# Blog|

The Patchbay Principle

Mon, 29 Jan 2024 08:19:27 0000

I've been told it's an odd jump to go from a degree in audio engineering to working in software, and I suppose that's a take that makes sense initially. I've mulled on this for a while though, and I've made the determination that the degree I hold is in fact uniquely suitable for the field of of software engineering, and I'll aim to make my case here.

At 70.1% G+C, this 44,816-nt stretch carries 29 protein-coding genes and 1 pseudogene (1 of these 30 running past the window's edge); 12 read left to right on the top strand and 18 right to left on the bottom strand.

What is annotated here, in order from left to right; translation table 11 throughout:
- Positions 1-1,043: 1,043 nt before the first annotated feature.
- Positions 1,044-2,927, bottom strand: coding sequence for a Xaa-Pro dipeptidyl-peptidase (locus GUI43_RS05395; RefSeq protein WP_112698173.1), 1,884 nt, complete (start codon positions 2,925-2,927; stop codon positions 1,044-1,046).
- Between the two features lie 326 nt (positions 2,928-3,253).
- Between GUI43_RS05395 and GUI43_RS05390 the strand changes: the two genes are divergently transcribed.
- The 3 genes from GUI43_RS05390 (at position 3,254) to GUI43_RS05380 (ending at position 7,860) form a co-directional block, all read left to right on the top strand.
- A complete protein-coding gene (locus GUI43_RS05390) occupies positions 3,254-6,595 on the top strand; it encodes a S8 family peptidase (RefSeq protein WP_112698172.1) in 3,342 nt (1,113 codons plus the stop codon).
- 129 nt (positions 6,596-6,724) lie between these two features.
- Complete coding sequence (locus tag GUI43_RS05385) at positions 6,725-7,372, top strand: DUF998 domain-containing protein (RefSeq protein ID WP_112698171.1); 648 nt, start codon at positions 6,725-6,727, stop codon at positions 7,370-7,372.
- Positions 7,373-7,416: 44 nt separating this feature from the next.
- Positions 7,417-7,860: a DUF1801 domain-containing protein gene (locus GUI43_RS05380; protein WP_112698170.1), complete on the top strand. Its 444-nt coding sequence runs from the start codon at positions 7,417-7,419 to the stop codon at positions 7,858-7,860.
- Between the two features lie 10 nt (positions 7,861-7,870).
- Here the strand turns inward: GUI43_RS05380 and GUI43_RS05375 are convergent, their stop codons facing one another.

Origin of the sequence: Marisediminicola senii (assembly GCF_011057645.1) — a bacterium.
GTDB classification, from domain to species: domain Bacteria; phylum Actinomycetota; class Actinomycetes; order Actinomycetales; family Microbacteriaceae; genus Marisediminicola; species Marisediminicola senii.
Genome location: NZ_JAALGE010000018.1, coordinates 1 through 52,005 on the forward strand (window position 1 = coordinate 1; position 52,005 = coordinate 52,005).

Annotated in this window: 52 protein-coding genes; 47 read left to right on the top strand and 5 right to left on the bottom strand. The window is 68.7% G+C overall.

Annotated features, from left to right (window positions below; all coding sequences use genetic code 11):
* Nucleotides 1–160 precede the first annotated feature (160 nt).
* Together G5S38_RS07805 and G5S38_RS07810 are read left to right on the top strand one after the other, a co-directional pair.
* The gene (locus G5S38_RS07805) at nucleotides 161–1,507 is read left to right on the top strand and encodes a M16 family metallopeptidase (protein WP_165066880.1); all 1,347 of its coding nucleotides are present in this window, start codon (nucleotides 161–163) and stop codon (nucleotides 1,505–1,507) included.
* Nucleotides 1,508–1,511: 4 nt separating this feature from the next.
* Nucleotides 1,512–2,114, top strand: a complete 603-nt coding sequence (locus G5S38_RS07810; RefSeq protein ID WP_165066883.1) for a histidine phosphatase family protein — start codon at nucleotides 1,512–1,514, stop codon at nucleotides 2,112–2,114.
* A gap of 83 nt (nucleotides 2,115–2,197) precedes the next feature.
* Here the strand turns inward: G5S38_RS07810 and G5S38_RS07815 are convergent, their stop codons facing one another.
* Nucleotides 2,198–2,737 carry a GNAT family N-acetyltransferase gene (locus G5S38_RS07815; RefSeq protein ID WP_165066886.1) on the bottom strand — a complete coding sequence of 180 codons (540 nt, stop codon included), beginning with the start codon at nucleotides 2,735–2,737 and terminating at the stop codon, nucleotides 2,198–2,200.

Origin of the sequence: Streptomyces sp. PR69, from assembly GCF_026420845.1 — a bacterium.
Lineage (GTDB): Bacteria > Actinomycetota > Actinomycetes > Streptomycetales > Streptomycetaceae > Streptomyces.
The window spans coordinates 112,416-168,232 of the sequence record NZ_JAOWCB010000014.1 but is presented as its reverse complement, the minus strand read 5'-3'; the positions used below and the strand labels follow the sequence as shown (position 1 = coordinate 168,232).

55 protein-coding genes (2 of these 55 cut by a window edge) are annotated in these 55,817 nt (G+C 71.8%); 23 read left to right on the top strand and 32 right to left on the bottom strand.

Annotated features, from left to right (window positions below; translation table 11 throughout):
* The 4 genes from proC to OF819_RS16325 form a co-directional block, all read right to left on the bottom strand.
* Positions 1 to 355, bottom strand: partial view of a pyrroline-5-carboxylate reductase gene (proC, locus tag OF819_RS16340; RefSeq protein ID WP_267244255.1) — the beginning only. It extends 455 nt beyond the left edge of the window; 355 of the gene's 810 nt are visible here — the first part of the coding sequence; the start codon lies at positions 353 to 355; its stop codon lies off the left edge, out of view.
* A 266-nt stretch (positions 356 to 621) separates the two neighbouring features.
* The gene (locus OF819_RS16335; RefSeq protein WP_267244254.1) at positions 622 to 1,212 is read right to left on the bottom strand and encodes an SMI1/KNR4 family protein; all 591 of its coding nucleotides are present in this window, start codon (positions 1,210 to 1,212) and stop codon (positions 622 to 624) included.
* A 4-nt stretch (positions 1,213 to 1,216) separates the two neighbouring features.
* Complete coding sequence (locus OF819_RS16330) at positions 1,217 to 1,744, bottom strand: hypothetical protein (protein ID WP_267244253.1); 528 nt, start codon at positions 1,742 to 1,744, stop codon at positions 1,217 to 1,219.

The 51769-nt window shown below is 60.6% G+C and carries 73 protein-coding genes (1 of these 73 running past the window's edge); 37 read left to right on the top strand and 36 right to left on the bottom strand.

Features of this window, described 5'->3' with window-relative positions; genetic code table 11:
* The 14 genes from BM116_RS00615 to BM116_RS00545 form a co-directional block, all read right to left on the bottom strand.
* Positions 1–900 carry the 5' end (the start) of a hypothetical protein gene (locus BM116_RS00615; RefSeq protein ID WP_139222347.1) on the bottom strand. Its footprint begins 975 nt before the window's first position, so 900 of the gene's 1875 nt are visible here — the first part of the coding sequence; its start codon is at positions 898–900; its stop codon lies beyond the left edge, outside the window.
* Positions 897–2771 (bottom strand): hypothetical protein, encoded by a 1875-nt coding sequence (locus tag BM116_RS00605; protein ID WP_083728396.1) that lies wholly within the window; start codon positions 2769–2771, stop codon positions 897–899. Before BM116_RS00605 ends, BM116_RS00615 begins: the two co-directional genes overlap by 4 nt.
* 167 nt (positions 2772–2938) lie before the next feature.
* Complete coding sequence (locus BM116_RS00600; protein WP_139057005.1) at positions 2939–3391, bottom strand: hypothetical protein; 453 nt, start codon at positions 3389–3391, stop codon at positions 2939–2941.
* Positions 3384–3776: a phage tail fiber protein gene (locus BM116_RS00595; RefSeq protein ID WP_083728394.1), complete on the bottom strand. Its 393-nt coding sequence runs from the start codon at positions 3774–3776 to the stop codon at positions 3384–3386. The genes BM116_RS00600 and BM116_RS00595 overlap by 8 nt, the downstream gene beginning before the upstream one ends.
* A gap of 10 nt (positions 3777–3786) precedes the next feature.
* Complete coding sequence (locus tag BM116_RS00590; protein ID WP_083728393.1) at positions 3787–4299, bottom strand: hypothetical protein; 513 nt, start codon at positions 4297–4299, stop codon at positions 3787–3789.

My entire case hinges on the patchbay. You mean that thing in the wall with all the cables hanging out of it? Yeah that. For those who don't know, a patchbay is actually a very simple device. Essentially, it tracks a logical flow of a signal through the steps it needs to take to reach its endpoint, while allowing an operator to interrupt that flow if needed. Put plainly, if I want to record an audio signal, a microphone needs to capture that signal and output it to the input of a mic preamp for amplification. Then that mic preamp, after amplifying the signal, needs to output it to the input of the recording console or interface, which then outputs audio to the input of a recorder (gross oversimplification), which then outputs to the input of a fader, which then outputs to the input of the speakers, which then ultimately outputs to the input of our ears. There can be more or different steps depending on the hardware being used, but what I hope to make clear is the relationship between outputs and inputs here. The patchbay, if configured properly, makes these default connections for us without any intervention, but let's say we want to process our microphone signal through a compressor and record that. Well, the patchbay makes it trivially easy to take the output that's coming out of the mic preamp and reroute it to the input of a compressor. We can then take the output of that compressor and reroute it to the input of our recorder. By taking a problem (sound needs to be recorded and played back) and breaking it down into its component steps, we're able to much more effectively plan out solutions, and implement much more creativity in the execution of those solutions. The patchbay is a brilliant way to visualize this type of problem solving, and it's one of the most valuable skills I learned during my degree.